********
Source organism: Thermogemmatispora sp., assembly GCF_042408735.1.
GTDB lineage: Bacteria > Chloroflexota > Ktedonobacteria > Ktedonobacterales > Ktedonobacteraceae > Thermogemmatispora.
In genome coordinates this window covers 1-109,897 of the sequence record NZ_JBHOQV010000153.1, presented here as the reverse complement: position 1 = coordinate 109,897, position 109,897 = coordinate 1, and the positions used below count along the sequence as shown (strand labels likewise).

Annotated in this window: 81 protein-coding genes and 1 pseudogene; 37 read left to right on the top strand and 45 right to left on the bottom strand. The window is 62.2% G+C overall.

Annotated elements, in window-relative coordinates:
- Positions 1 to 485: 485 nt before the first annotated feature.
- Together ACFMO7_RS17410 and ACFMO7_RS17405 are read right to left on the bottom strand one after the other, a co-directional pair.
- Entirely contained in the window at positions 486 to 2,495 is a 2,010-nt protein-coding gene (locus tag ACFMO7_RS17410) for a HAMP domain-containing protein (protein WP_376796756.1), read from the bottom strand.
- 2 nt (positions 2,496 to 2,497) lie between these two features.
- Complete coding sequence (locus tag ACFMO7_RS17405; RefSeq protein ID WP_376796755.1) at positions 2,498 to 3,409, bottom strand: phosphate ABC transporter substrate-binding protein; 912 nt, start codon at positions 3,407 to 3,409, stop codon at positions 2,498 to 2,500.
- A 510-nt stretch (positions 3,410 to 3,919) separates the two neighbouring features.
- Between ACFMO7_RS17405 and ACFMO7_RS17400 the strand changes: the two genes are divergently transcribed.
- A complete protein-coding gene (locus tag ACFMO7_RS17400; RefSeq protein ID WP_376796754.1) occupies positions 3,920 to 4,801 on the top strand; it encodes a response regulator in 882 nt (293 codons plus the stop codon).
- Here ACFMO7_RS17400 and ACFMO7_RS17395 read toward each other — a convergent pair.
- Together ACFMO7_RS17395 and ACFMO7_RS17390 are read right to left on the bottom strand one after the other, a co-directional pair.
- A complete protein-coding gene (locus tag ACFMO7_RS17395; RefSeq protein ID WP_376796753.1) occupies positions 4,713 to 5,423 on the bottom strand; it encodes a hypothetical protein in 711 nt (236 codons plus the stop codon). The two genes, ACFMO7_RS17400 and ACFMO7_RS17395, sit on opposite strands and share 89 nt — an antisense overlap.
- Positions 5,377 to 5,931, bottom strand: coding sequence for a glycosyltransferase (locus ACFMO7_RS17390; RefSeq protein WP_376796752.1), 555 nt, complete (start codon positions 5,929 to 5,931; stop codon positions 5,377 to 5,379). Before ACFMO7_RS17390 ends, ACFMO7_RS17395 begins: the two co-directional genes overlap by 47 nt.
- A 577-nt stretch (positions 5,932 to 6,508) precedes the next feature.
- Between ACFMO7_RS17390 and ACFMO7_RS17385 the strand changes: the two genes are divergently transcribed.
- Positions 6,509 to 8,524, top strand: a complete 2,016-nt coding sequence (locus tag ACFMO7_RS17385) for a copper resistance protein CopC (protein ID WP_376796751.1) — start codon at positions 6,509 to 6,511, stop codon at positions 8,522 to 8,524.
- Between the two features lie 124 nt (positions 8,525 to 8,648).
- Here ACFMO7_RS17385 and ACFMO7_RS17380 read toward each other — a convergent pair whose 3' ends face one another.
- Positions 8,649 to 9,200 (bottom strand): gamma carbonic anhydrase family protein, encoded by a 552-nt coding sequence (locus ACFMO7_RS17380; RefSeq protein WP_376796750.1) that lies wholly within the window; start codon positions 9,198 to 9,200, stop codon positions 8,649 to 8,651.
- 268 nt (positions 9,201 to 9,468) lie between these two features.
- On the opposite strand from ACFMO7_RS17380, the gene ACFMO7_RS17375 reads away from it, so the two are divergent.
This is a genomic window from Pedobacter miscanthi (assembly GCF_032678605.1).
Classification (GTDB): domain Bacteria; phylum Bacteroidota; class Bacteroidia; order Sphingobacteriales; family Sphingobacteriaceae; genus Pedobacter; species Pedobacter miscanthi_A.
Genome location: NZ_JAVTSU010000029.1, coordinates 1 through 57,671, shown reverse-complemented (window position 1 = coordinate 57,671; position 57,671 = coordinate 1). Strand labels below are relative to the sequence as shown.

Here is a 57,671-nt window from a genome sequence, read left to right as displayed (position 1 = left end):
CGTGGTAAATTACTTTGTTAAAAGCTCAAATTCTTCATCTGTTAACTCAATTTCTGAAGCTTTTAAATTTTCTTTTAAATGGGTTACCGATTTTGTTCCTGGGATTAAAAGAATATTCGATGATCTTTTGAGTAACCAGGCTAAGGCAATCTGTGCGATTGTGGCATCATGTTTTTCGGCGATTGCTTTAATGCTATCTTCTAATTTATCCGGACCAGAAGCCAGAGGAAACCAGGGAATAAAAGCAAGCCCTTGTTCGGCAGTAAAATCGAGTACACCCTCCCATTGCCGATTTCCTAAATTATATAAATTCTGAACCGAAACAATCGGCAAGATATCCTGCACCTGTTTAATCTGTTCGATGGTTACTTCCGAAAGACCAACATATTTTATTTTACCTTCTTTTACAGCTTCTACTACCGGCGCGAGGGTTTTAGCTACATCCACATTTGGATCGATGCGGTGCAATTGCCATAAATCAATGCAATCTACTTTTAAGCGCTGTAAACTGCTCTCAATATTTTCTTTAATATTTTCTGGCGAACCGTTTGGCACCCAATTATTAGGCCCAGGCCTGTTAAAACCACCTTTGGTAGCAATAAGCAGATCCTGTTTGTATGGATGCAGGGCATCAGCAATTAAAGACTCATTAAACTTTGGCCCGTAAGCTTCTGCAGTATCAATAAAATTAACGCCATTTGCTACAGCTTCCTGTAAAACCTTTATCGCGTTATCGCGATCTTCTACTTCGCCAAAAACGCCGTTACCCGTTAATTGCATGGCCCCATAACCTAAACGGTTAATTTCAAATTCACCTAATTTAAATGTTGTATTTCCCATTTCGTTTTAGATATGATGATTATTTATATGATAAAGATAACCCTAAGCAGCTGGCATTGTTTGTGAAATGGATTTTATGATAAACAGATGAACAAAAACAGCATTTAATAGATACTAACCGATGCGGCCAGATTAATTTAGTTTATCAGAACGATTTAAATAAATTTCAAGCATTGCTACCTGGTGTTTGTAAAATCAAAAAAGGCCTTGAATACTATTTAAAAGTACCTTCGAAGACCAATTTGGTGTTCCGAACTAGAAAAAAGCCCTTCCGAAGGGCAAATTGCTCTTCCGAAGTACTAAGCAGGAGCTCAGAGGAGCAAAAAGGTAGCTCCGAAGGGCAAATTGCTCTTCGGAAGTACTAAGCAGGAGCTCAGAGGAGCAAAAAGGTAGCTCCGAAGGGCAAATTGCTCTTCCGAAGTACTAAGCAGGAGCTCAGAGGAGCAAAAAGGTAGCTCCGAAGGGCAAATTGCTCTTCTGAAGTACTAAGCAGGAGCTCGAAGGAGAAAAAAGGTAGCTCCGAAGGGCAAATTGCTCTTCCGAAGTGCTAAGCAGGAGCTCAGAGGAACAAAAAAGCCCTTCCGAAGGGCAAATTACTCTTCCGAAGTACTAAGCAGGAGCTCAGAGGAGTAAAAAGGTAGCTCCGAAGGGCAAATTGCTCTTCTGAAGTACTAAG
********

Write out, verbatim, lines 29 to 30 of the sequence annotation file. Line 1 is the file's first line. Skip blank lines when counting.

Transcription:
Here is a 57,671-nt window from a genome sequence, read left to right as displayed (position 1 = left end):
CGTGGTAAATTACTTTGTTAAAAGCTCAAATTCTTCATCTGTTAACTCAATTTCTGAAGCTTTTAAATTTTCTTTTAAATGGGTTACCGATTTTGTTCCTGGGATTAAAAGAATATTCGATGATCTTTTGAGTAACCAGGCTAAGGCAATCTGTGCGATTGTGGCATCATGTTTTTCGGCGATTGCTTTAATGCTATCTTCTAATTTATCCGGACCAGAAGCCAGAGGAAACCAGGGAATAAAAGCAAGCCCTTGTTCGGCAGTAAAATCGAGTACACCCTCCCATTGCCGATTTCCTAAATTATATAAATTCTGAACCGAAACAATCGGCAAGATATCCTGCACCTGTTTAATCTGTTCGATGGTTACTTCCGAAAGACCAACATATTTTATTTTACCTTCTTTTACAGCTTCTACTACCGGCGCGAGGGTTTTAGCTACATCCACATTTGGATCGATGCGGTGCAATTGCCATAAATCAATGCAATCTACTTTTAAGCGCTGTAAACTGCTCTCAATATTTTCTTTAATATTTTCTGGCGAACCGTTTGGCACCCAATTATTAGGCCCAGGCCTGTTAAAACCACCTTTGGTAGCAATAAGCAGATCCTGTTTGTATGGATGCAGGGCATCAGCAATTAAAGACTCATTAAACTTTGGCCCGTAAGCTTCTGCAGTATCAATAAAATTAACGCCATTTGCTACAGCTTCCTGTAAAACCTTTATCGCGTTATCGCGATCTTCTACTTCGCCAAAAACGCCGTTACCCGTTAATTGCATGGCCCCATAACCTAAACGGTTAATTTCAAATTCACCTAATTTAAATGTTGTATTTCCCATTTCGTTTTAGATATGATGATTATTTATATGATAAAGATAACCCTAAGCAGCTGGCATTGTTTGTGAAATGGATTTTATGATAAACAGATGAACAAAAACAGCATTTAATAGATACTAACCGATGCGGCCAGATTAATTTAGTTTATCAGAACGATTTAAATAAATTTCAAGCATTGCTACCTGGTGTTTGTAAAATCAAAAAAGGCCTTGAATACTATTTAAAAGTACCTTCGAAGACCAATTTGGTGTTCCGAACTAGAAAAAAGCCCTTCCGAAGGGCAAATTGCTCTTCCGAAGTACTAAGCAGGAGCTCAGAGGAGCAAAAAGGTAGCTCCGAAGGGCAAATTGCTCTTCGGAAGTACTAAGCAGGAGCTCAGAGGAGCAAAAAGGTAGCTCCGAAGGGCAAATTGCTCTTCCGAAGTACTAAGCAGGAGCTCAGAGGAGCAAAAAGGTAGCTCCGAAGGGCAAATTGCTCTTCTGAAGTACTAAGCAGGAGCTCGAAGGAGAAAAAAGGTAGCTCCGAAGGGCAAATTGCTCTTCCGAAGTGCTAAGCAGGAGCTCAGAGGAACAAAAAAGCCCTTCCGAAGGGCAAATTACTCTTCCGAAGTACTAAGCAGGAGCTCAGAGGAGTAAAAAGGTAGCTCCGAAGGGCAAATTGCTCTTCTGAAGTACTAAG